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Gay summit discusses links between health and sexual rights

Marginalization has increased as gay rights debate has heated up: Ferlatte

More gay kids than before come out at a very young age, which is great on one hand, said keynote speaker Ilan Meyer of the University of California. "On another hand, it's a very dangerous thing, because they are subject to more harassment." Credit: Nathaniel Christopher photo

“My nephew is a soft, shy, smart type,” said Terry Trussler, of the Community Based Research Centre (CBRC). “Who knows what his sexual orientation is, but he’s called a faggot.”

Trussler shared this story in a presentation about anti-gay bullying at the seventh annual Gay Men’s Health Summit, held Nov 3 to 4 at the SFU Harbour Centre in Vancouver. About 175 people attended the summit. 

“I was talking to my mother on the phone in September and she’d been doing some back-to-school shopping for my 17-year-old nephew,” he said. “She was looking for a sturdy backpack. She told me that he doesn’t have a locker, doesn’t take a locker, which surprised me. “The bullies would know where to find him,” she told Trussler when he asked why. She bought a new backpack last year because bullies threw his previous one down the stairwell and it burst open.

At the end of his talk, Trussler showed Rick Mercer’s now-viral video, in which Mercer said, “It’s no longer good enough for us to tell kids who are different that it’s gonna get better. We have to make it better now.”

In his talk about youth in the 2010 Sex Now study, CBRC’s Olivier Ferlatte said that in some ways it’s not getting better for youth. “Men 25 and under face the same levels of marginalization, or more than adults, in their lifetime experience. This is a bit troubling to me to look at this,” said Ferlatte, who has attended every summit to date.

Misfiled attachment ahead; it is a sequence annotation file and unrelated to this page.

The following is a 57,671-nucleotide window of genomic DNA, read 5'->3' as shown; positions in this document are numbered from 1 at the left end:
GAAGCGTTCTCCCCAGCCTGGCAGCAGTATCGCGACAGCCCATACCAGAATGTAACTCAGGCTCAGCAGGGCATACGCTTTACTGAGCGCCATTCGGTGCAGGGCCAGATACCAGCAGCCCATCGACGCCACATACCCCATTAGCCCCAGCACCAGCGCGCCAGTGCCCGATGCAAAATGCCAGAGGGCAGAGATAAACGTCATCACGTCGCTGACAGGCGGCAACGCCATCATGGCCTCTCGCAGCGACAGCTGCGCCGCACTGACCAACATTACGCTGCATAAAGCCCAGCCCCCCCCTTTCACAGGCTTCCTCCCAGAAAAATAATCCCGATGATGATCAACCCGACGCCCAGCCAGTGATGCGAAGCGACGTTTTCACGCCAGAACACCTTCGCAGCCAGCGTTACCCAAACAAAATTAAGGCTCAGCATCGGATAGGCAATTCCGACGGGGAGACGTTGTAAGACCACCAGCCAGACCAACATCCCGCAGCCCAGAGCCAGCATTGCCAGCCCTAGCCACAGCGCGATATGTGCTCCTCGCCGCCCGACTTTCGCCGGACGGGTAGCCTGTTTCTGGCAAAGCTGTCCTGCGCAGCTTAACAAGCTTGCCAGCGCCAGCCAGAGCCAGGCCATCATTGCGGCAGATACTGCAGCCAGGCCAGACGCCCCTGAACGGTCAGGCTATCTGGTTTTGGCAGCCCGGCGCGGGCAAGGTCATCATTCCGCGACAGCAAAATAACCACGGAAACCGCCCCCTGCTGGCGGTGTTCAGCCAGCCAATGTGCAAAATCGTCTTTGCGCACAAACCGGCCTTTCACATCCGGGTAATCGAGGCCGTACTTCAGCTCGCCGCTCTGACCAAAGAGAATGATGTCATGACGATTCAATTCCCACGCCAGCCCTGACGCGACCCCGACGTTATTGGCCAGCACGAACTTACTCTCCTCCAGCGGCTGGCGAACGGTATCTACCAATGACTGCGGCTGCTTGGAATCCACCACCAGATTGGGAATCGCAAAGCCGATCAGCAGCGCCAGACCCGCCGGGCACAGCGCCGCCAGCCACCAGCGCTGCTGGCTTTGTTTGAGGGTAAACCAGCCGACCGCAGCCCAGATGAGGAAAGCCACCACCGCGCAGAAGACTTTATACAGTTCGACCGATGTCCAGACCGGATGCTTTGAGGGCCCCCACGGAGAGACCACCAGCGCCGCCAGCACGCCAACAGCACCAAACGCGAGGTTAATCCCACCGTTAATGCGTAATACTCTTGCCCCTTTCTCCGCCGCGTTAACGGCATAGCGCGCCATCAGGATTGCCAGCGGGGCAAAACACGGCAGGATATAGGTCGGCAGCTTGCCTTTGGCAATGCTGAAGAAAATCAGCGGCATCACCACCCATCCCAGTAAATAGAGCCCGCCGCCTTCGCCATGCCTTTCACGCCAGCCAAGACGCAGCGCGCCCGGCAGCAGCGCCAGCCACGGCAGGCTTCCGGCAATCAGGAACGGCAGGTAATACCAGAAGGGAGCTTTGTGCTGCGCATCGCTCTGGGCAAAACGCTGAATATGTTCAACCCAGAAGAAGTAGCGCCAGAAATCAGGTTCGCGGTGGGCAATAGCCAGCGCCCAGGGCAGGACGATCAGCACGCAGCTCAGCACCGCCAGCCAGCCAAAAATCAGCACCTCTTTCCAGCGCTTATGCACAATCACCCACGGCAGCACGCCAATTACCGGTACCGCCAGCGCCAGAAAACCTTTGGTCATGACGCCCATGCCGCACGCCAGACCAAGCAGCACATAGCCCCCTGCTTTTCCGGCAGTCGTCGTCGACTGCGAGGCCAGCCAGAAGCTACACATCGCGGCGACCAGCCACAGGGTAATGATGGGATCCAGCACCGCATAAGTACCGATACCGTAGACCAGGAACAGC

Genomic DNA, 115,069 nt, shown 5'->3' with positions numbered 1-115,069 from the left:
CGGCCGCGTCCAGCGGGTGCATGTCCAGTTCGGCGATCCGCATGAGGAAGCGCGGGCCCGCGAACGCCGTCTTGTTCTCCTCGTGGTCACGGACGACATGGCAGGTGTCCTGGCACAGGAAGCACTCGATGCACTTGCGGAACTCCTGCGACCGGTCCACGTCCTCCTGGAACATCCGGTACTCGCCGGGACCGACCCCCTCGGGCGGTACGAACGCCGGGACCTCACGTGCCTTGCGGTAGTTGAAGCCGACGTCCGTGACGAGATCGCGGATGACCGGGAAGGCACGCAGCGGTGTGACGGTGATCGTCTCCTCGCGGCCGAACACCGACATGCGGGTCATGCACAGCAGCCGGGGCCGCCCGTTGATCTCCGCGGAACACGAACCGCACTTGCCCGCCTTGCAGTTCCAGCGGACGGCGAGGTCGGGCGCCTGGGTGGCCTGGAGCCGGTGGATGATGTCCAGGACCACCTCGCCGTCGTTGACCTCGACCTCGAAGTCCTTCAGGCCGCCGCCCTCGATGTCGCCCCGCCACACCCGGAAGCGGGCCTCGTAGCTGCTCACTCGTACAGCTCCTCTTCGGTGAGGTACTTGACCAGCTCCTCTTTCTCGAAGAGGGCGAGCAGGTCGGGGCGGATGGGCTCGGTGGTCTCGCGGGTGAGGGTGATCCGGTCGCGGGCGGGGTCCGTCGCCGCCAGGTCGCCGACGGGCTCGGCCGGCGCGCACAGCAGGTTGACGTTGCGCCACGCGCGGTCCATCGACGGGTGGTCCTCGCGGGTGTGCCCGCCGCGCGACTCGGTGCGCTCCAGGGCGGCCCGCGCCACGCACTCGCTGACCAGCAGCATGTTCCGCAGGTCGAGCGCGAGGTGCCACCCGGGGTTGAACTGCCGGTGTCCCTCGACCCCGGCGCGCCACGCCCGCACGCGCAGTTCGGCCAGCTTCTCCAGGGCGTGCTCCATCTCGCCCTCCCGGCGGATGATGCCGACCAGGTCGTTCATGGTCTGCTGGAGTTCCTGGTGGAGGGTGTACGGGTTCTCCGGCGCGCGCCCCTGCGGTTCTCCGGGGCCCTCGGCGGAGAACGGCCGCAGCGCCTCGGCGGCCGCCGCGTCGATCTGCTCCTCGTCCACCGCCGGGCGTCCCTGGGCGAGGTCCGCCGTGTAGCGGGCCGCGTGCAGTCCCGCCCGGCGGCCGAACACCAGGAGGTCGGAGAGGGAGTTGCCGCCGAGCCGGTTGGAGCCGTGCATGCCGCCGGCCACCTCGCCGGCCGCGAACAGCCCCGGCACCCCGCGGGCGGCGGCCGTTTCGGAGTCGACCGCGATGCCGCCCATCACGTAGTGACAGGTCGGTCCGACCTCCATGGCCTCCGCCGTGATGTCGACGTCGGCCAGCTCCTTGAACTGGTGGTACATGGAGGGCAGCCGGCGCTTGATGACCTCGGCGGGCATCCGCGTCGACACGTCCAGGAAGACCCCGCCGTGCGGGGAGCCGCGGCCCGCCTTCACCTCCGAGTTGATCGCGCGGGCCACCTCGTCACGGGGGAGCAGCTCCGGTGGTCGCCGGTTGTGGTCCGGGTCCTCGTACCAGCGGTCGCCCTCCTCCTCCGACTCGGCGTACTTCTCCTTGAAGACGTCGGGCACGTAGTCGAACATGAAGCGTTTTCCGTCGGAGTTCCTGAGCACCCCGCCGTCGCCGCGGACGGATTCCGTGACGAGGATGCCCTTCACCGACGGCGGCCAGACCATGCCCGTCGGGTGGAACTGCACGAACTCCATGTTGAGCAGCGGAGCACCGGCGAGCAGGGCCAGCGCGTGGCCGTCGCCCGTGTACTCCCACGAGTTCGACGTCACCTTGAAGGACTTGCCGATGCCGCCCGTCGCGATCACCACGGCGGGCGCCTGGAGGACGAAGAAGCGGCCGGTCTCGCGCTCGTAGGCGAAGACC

The study, which draws on a national survey of almost 8,000 men who have sex with men, showed that verbal anti-gay discrimination and suicide idealization are much higher among younger gay men. Ferlatte noted that marginalization has increased as the debate about gay rights has heated up, and youth today are more affected than ever.

In his keynote presentation, Minority Stress and the Health of Sexual Minorities, Ilan Meyer, of the University of California Los Angeles School of Law, discussed his research, which reveals a link between homophobia and the physical and mental health of queers. “There are changes in the way gay kids experience homophobia,” he said. “Many gay kids, more than before, come out at a very young age, which on one hand is a wonderful thing to see, and on another hand it’s a very dangerous thing, because they are subject to more harassment.”

Meyer said numerous studies show that gay people have higher rates of most major disorders: depression, anxiety and substance-abuse disorders. He found that queer people who had experienced a prejudice-related stressful life event, such as assault or being fired from a job, were about three times more likely than those who did not have such an experience to have suffered a serious physical health problem over a one-year period.

Len Tooley, of Toronto’s Hassle Free Clinic, argued that without good research, the situation regarding gay men’s health is unlikely to get better. Having reviewed 1,605 abstracts representing all poster and oral presentations from five years of Canadian Association of HIV Research (CAHR) conferences, Tooley found that only 119 exclusively addressed men who have sex with men, who make up more than 55 percent of people in Canada living with HIV, according to national estimates. “Underrepresentation can perpetuate and exacerbate injustices.”

Chris Boodram, of the Public Health Agency of Canada, noted a lack of comprehensive demographic data on gay men and other men who have sex with men due to the fact that there is currently no question about sexual orientation on the census, which he described as the “gold standard” of data. As a result, a majority of demographic data in a federal population-specific report on HIV/AIDS status came from the 2007 and 2008 Canadian Community Health Surveys collected from about 65,000 people across Canada, including just under 1,000 respondents who identified as gay and bisexual men. The surveys revealed that gay men report the same overall health but more chronic conditions and mood anxiety disorders.

“Homophobia, external and internalized, and heterosexism are overarching factors contributing to HIV vulnerability,” Boodram said. “The ability to come out in a safe, supportive environment has a significant impact on vulnerability and resilience.”